It started as an innocent question one year ago to a long-time friend. Andrew Rehfeld knew the Jewish Federation of St. Louis had been looking for a replacement for the retiring president and CEO, Barry Rosenberg, and he was curious about the progress of the search. As his friend detailed the profile of the Federation’s ideal candidate, the associate professor of political science at Washington University was intrigued. “It sounded exactly like the sort of thing I was really interested in doing," he says. "The building of community—trying to inspire and move a community to a healthy and robust place where they are helping themselves and one another—was inspirational for me.”
Over the course of the next few months, Rehfeld met with members of the Federation, always going into the meetings with the idea that it was a “crazy proposition,” but leaving with a firmer grasp on the potential of the undertaking; and at the end of June, Rehfeld was named the Federation's next president and CEO.
Although Rehfeld did not assume his new position with a traditional profile, the 47-year-old brings extensive experience and knowledge of Judaism and the Jewish community. Born in Baltimore, he moved to Atlantic City as a young child with his mom after his parents divorced. In his grandparents’ household, the emphasis was on a conservative practice with a traditional framing; and after relocating to Philadelphia, Rehfeld was introduced to Jewish education, history and rituals. In high school, he returned to Baltimore, where his father’s household taught him the social justice side of the religion—giving back to make the world a better place. Before entering college, Rehfeld spent a year in Israel, exploring two other forms of Judaism: one very secular and nationalistic; and the other, very religious and orthodox. “It gave me an appreciation of the multiple ways Judaism provides a way to live a life well-lived,” he explains. “It’s an engagement with eternal questions about giving back to the world, being a part of the community and something bigger than yourself, with a 3,000-year history that has immense value."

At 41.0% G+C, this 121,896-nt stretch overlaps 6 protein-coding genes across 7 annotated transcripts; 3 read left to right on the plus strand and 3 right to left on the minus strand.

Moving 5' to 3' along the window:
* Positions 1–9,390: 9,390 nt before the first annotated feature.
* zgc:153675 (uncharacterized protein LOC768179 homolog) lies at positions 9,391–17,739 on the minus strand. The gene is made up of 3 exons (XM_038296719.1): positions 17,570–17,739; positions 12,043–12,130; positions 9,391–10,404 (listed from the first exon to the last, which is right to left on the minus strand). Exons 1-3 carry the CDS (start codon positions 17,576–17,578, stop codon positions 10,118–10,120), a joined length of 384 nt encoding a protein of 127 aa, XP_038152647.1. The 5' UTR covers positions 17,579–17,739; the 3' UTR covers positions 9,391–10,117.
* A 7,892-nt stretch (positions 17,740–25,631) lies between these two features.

After completing his undergraduate degree at the University of Rochester, Rehfeld considered the possibility of becoming a rabbi. Because he didn’t feel like he had the theological commitment required to be a member of the clergy, he instead chose to focus on the academic and scholarly investigation of philosophy and community, earning a masters degree in public policy and doctorate in political science from the University of Chicago. He accepted a position at Washington University in 2001; and after moving to St. Louis, he became involved as a member of Kol Rinah synagogue and as board and executive committee member of the Jewish Community Relations Council and the university’s Hillel.
Now, as head of the Federation, Rehfeld has turned that community focus to St. Louis’ Jewish population. “My vision for this organization is for it to become a collaborative partner, emphasizing that we all have an obligation to each other and a place at the table to help determine what the community is going to look like.”
Since taking up his position on Sept. 1, Rehfeld has begun to examine the needs of the Jewish community. “We have to figure out ways to partner with the St. Louis region to help make this community an attractive one for the Jewish population.”
There also is the importance engaging the current population to stop the loss of commitment to Jewish institutions, values, tradition and culture. “We need to encourage young families, the next generation, to get involved in our agencies, synagogues and programs that help show how Judaism can be a vibrant force in people’s lives,” Rehfeld notes.
With a full plate of responsibilities, Rehfeld has taken a two-year leave of absence from Washington University. The work of the Federation leaves him little free time, but when he is not at his office, he’s with his wife, Dr. Miggie Greenberg, and their children Emma and Hoben. A passion for music has developed into a fledgling band with his son and daughter.
Just a few months into his new role, Rehfeld has a keen understanding of what it takes to lead the Federation, focusing on the principles of knowledge, respect and tolerance to address challenges and help the Jewish population thrive. “I understand the contours of this community and its existing strength, and I’m excited to see the potential for growth and the chance to build on a strong foundation.”